I personally don’t think enough time has passed for me to really have a strong opinion on the meaning and overall significance of the last decade (the 00’s or the aughts or the oughts).
But Jonathan Alter feels pretty strongly that the 00’s were the Lost Decade, for a variety of reasons. Here’s his decade-by-decade summation from a larger opinion piece at Bloomberg:
Century of Progress
In the 1910s, we expanded health and safety standards, established the Federal Reserve, and (unlike today) quickly lifted the limitations on civil liberties enacted during World War I.
In the ‘20s, we pioneered jazz, widespread radio use, motion pictures and the managerial approaches still used by modern business.
In the ‘30s, amid the Great Depression, we built much of the infrastructure we still use — including, most likely, the roads you drove on today and the schools where you dropped off your children.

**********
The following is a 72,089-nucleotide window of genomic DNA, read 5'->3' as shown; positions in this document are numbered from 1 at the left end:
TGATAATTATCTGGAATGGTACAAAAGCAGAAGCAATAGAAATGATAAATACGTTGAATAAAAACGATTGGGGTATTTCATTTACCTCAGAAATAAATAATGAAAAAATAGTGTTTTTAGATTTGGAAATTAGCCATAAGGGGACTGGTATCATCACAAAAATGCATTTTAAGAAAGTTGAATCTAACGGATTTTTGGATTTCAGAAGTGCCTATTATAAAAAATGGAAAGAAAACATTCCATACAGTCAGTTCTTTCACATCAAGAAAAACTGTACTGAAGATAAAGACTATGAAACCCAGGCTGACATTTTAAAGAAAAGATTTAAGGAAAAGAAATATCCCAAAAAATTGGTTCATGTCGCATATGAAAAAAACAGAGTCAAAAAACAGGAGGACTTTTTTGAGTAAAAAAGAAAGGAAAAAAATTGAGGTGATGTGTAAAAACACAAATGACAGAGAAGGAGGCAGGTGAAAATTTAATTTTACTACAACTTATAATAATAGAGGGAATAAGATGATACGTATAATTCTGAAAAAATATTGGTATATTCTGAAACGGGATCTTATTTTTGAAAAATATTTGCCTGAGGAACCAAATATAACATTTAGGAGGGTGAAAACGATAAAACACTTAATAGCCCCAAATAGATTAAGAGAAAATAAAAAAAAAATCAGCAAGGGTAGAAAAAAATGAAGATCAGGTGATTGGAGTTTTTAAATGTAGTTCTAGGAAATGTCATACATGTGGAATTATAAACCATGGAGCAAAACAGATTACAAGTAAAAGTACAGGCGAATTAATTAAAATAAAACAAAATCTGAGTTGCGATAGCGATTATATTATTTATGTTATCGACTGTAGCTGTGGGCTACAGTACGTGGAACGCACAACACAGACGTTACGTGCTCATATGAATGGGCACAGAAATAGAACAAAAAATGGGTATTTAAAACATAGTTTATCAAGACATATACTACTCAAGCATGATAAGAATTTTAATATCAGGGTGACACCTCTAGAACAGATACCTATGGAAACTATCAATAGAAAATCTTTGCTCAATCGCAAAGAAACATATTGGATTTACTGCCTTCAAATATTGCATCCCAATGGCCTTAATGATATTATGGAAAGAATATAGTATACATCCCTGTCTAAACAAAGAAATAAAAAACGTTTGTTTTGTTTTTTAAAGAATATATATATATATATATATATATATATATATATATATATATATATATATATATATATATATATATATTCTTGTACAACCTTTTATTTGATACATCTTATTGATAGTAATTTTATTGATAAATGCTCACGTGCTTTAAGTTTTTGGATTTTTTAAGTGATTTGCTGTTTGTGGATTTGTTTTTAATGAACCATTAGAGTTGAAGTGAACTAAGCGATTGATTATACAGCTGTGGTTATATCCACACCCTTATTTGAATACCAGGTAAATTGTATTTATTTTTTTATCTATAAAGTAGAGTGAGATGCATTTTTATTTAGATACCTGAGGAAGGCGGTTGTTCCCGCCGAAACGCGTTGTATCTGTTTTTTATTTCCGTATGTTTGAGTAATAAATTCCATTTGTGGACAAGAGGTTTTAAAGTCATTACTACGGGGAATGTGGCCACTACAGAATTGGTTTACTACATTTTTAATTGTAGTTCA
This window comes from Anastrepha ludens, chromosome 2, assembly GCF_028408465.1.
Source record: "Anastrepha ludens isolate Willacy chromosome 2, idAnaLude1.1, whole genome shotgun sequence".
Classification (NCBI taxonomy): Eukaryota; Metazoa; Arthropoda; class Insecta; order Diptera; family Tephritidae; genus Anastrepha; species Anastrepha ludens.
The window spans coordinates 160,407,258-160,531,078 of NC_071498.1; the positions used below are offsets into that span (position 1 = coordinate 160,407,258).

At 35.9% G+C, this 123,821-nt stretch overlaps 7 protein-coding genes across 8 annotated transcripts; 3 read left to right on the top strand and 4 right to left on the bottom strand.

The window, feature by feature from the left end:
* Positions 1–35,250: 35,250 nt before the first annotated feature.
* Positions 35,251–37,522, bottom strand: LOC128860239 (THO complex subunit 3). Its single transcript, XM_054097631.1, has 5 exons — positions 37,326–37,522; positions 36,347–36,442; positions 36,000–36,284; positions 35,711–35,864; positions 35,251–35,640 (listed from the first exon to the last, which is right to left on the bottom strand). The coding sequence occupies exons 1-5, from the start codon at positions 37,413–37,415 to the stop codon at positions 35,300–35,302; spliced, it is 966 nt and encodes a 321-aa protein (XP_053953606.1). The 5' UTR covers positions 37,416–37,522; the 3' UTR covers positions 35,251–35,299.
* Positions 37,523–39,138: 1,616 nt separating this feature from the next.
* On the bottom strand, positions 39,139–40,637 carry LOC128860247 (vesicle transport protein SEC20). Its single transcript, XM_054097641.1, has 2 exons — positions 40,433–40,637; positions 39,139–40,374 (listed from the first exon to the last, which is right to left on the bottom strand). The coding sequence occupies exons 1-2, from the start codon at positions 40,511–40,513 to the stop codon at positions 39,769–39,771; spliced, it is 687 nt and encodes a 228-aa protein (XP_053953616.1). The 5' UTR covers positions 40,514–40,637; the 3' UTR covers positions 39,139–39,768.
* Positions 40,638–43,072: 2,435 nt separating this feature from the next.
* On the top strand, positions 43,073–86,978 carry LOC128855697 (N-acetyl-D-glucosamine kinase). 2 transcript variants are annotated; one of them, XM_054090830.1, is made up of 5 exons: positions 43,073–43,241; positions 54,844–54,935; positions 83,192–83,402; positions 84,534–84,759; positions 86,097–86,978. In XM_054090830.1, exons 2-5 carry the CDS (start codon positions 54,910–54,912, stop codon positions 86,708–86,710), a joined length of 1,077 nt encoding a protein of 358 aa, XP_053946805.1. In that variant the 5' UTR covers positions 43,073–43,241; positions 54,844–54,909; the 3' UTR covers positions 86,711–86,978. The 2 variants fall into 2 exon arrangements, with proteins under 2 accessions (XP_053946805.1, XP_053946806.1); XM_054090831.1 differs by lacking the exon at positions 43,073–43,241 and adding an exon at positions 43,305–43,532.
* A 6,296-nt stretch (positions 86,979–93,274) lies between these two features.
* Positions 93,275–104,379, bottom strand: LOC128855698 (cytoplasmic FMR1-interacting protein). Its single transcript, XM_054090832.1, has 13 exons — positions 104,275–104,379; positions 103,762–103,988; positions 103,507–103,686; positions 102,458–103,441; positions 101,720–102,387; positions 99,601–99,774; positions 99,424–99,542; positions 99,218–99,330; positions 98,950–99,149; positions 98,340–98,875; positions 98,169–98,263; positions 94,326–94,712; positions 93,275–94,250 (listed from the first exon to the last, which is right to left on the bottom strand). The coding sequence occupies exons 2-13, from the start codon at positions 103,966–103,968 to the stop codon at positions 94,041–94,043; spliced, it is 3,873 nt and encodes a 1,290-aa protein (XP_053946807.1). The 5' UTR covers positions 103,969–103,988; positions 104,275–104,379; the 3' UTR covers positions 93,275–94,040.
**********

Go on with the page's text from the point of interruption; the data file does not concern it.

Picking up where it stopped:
In the ‘40s, we not only emerged as the preeminent power in the world but also helped develop radar, antibiotics and nuclear energy.
In the ‘50s, we built the interstate highway system, cured polio and used the government to help people own their own homes.
In the ‘60s, we went to the moon, made great strides toward racial equality, directed federal money toward better education and opened our borders to many more non-Europeans.
In the ‘70s, we moved toward gender equality, began dramatic advances in medical research and started cleaning up the environment.
In the ‘80s, we strengthened Social Security, reformed the tax code and fixed the immigration system (at least temporarily), while peacefully winding down the Cold War.
In the ‘90s, we balanced the budget, reformed welfare and watched the Internet — a government creation — transform our world.
The Lost Decade
And the past 10 years? Shoes off in the airport. Bruising unemployment. Slipping from first to 12th in college graduation. Even classic loser decades, like the 1930s and 1970s, were more productive than the oughts.
I think Alter is downplaying how wonderful it’s been to watch large-market sports franchises crush everyone else along with the talent shows that became the most-watched programs on TV. Surely there were great things like that to balance out the bad…